“The neighboring GC (general contractor) and their crews worked tirelessly over the last week, including the holiday weekend, to get you back into your homes as soon as possible,” management wrote in an email obtained by The Atlanta Journal-Constitution.
The evacuation forced all residents out of their homes and several nearby businesses to close. Portions of both West Peachtree and Spring streets between 10th and 11th streets remained shut down until Tuesday evening.
Marcano, who lives on the fifth floor of Tens on West, stayed at a nearby hotel, just like many other residents. For their troubles, they will be given a per diem rent deduction to compensate them for the eight days they had to live elsewhere.
“There were like seven different options that we could choose from and they covered everything,” he said. “We’re also getting credit back for rent while we were out of the building.”
The partially collapsed crane was being used to build another high-rise apartment building that neighbors Tens on West. Four people working on the building, which is being built by Toll Brothers Construction, were injured. They were released from the hospital the same day, according to a spokesperson for Balfour Beatty, the general contractor working at the site.
Marcano said he returned home Tuesday, as did Brent Parrish, who took his fiancé and their dog, Bruin, to visit his parents in Knoxville, Tennessee.
Since the apartment complex was closed for a week, management said services were not fulfilled and additional cleaning would be necessary to restore the building. Regardless, Parrish said he, like others, was glad to be back.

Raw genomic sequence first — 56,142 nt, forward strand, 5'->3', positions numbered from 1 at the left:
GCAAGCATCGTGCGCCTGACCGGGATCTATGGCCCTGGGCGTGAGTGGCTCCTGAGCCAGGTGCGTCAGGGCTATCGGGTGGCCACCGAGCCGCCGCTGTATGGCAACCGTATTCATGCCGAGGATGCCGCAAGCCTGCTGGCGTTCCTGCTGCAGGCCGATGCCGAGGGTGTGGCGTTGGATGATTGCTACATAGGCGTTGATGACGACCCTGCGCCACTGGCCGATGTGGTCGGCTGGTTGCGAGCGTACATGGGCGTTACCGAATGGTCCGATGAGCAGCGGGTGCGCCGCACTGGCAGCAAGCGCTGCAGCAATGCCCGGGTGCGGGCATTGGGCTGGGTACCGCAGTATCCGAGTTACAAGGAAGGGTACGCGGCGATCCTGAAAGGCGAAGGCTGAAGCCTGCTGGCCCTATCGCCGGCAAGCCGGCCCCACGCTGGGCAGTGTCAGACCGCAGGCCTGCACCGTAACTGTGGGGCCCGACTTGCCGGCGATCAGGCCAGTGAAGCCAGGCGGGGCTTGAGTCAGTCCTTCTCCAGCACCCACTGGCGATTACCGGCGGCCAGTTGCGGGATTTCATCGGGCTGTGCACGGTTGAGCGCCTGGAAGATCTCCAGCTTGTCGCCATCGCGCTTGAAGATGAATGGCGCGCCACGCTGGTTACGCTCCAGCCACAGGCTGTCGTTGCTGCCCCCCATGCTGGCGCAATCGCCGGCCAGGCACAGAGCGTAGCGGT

”Seeing my parents was great and it helps to have a safe place for me, my fiancé and the dog,” Parrish said, adding the trip was nicer and more relaxing than being cooped up in a hotel room.
Parrish, a 37-year-old who works in consulting, moved to Midtown from Boston nearly a year ago with his partner. The two have a one-bedroom unit on the top floor and enjoy the walkability that comes with in-town living, regularly taking their lab mix to the park.
He said the constant construction is typical for the bustling area of town but thinks better precautions could be taken to protect residents and visitors.
“Had the crane broken and fallen southwestward, our unit would have been in the line of sight,” he said, noting the equipment’s counterweight looms over the dog park he visits multiple times a day. “I have a lot of anxiety every time I go out there right now.”